Is apply bad/spooky?

I want to dynamically call a function from one of many modules which all use the same behaviour. I was thinking of doing something like this:

apply(String.to_existing_atom("Elixir.MyApp.#{module_name}", :some_func, [args]))

is this bad practice, is there a potential for exploit?

Unless args represent some sort of external input that is not being properly validated, I don’t think so. But this is valid for any other function call and not specific to apply.

I might be unaware of some undocumented behavior though, so I’d wait for other opinions on the matter.

1 Like

yeah so args and module_name would be internal info

You can use Module.concat/2 as well:

MyApp
|> Module.concat(module_name)
|> apply(:some_func, [args])
2 Likes

Oh nice, that’s cool!

There are a lot of examples of using apply within Elixir itself and popular libraries, if you want to study how it can be used and if it is consistent with your usage. This is from the internal implementation of DynamicSupervisor.start_child/2

  defp start_child(m, f, a) do
    try do
      apply(m, f, a)
    catch
      kind, reason ->
        {:error, exit_reason(kind, reason, __STACKTRACE__)}
    else
      {:ok, pid, extra} when is_pid(pid) -> {:ok, pid, extra}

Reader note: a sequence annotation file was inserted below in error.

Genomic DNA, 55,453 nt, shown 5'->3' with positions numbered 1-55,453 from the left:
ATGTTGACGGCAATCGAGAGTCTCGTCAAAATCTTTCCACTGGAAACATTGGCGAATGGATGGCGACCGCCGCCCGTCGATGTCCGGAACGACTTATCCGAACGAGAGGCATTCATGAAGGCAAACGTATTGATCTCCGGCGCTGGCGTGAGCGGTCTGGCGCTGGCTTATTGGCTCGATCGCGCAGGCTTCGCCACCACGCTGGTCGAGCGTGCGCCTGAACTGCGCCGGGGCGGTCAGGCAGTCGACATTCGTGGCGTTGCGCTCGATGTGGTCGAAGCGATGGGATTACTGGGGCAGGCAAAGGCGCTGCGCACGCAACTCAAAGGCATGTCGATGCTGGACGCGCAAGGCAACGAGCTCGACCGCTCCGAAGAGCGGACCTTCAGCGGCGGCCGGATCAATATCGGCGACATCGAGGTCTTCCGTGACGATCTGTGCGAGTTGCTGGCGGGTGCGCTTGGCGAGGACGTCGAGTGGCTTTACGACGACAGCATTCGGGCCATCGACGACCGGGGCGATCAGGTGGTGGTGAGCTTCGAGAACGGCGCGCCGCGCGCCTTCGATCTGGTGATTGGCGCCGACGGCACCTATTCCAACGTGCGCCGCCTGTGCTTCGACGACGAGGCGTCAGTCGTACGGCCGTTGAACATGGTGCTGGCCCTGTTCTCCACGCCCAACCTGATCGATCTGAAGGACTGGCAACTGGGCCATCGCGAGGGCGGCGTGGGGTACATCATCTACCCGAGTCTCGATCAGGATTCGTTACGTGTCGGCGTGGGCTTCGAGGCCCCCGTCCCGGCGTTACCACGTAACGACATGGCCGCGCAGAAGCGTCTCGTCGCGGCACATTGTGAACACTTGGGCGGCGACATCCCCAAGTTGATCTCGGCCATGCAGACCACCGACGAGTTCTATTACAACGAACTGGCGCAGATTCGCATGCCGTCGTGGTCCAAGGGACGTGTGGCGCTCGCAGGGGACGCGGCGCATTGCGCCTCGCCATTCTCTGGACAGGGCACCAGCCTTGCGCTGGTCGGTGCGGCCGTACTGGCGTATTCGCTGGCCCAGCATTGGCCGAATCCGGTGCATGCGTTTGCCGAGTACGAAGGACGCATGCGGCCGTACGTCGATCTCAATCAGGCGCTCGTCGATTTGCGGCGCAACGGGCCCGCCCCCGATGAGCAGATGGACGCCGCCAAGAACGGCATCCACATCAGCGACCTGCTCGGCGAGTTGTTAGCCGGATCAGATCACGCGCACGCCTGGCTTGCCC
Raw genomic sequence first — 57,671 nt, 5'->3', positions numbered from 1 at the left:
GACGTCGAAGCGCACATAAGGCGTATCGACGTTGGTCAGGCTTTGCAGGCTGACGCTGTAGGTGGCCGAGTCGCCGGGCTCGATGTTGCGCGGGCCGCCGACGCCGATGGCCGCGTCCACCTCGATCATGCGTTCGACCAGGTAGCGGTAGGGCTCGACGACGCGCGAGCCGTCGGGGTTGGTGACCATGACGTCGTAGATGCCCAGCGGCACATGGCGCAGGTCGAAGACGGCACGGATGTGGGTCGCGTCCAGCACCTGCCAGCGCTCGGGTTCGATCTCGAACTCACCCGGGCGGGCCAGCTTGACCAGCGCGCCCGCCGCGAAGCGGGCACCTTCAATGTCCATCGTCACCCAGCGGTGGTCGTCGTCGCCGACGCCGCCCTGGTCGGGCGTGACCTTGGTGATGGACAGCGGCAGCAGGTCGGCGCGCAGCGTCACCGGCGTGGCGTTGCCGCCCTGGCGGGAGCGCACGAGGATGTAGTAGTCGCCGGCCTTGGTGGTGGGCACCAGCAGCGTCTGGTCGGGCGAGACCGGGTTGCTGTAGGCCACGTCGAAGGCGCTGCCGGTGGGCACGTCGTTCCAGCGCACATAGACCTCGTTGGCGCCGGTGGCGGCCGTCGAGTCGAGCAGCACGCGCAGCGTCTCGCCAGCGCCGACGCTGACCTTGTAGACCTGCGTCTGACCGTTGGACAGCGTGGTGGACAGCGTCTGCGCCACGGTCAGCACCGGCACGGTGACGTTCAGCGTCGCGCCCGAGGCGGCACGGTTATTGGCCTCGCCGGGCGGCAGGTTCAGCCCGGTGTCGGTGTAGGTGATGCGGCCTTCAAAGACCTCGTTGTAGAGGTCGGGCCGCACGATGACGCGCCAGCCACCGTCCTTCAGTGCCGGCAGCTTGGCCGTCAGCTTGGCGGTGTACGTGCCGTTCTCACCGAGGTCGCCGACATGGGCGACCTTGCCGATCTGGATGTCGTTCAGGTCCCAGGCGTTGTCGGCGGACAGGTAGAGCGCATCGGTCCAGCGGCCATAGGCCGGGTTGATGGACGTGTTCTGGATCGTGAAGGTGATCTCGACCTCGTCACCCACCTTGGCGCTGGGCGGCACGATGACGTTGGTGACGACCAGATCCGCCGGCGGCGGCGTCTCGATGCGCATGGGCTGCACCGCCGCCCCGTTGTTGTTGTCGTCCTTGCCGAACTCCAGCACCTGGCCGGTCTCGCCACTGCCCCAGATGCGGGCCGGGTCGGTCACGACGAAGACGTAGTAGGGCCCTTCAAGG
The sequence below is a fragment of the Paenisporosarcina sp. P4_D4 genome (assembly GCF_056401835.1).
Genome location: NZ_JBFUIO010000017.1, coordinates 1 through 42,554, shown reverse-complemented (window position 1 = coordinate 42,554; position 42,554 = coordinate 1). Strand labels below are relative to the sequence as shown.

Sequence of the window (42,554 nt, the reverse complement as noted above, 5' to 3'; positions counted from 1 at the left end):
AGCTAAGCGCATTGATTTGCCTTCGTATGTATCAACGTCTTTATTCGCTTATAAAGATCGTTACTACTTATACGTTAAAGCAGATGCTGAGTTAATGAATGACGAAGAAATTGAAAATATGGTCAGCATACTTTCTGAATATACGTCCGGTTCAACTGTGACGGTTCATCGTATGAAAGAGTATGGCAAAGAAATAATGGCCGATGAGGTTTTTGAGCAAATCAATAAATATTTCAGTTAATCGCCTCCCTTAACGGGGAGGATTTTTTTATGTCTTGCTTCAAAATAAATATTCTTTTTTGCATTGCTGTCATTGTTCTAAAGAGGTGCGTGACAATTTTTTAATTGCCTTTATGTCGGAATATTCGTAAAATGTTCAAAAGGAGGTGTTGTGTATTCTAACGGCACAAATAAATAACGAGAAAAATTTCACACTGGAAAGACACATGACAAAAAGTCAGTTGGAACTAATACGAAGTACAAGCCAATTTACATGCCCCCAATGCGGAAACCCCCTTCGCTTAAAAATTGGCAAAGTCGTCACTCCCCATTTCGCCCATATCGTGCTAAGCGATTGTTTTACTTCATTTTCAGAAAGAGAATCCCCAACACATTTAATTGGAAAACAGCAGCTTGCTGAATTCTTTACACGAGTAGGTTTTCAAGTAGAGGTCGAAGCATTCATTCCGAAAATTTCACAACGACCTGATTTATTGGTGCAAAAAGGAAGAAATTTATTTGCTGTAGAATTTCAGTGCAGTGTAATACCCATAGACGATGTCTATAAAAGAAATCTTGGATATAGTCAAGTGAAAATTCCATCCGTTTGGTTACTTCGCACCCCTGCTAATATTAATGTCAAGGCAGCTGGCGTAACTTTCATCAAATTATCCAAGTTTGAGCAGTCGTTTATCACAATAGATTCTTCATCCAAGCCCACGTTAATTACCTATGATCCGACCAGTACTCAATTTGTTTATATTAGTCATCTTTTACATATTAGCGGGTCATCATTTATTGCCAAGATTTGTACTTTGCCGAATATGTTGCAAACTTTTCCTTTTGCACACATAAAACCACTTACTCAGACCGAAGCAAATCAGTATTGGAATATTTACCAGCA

{:ok, pid} when is_pid(pid) -> {:ok, pid}
      :ignore -> :ignore
      {:error, _} = error -> error
      other -> {:error, other}
    end
  end

From GenServer.whereis/1

  def whereis({:via, mod, name}) do
    case apply(mod, :whereis_name, [name]) do
      pid when is_pid(pid) -> pid
      :undefined -> nil
    end
  end

Task.start_link/1

 def start_link(fun) when is_function(fun, 0) do
    start_link(:erlang, :apply, [fun, []])
  end

Postgrex.SimpleConnection, maintained by Elixir core members, I believe this is from an implementation of a behaviour:

  def connect(_, %{state: {mod, mod_state}} = state) do
    opts =
      case Keyword.get(opts(mod), :configure) do
        {module, fun, args} -> apply(module, fun, [opts(mod) | args])
        fun when is_function(fun, 1) -> fun.(opts(mod))
        nil -> opts(mod)
      end

    case Protocol.connect(opts) do
      {:ok, protocol} ->
        state = %{state | protocol: protocol}

        with {:noreply, state, _} <- maybe_handle(mod, :handle_connect, [mod_state], state) do
          {:ok, state}
        end

      {:error, reason} ->
        if state.auto_reconnect do
          {:backoff, state.reconnect_backoff, state}
        else
          {:stop, reason, state}
        end
    end
  end

I feel like if you are using it with internal modules and functions then you are probably in the clear, but maybe there are gotchas I don’t know about. As @thiagomajesk said, if your args are unsafe then using apply probably doesn’t make a difference.

2 Likes

Thanks for the examples @msimonborg. I think my use is consistent with what you listed especially paired with String.to_existing_atom("MyApp.Context.#{module_name}") as this basically serves as an existing module lookup. I mentioned using it internally and someone much smarter than I seemed hesitant at the idea without elaborating much on why in discussion. So, just wanted to double check on best practices.

You’re welcome! Someone much smarter than me may come by and say I’ve got it wrong :slightly_smiling_face: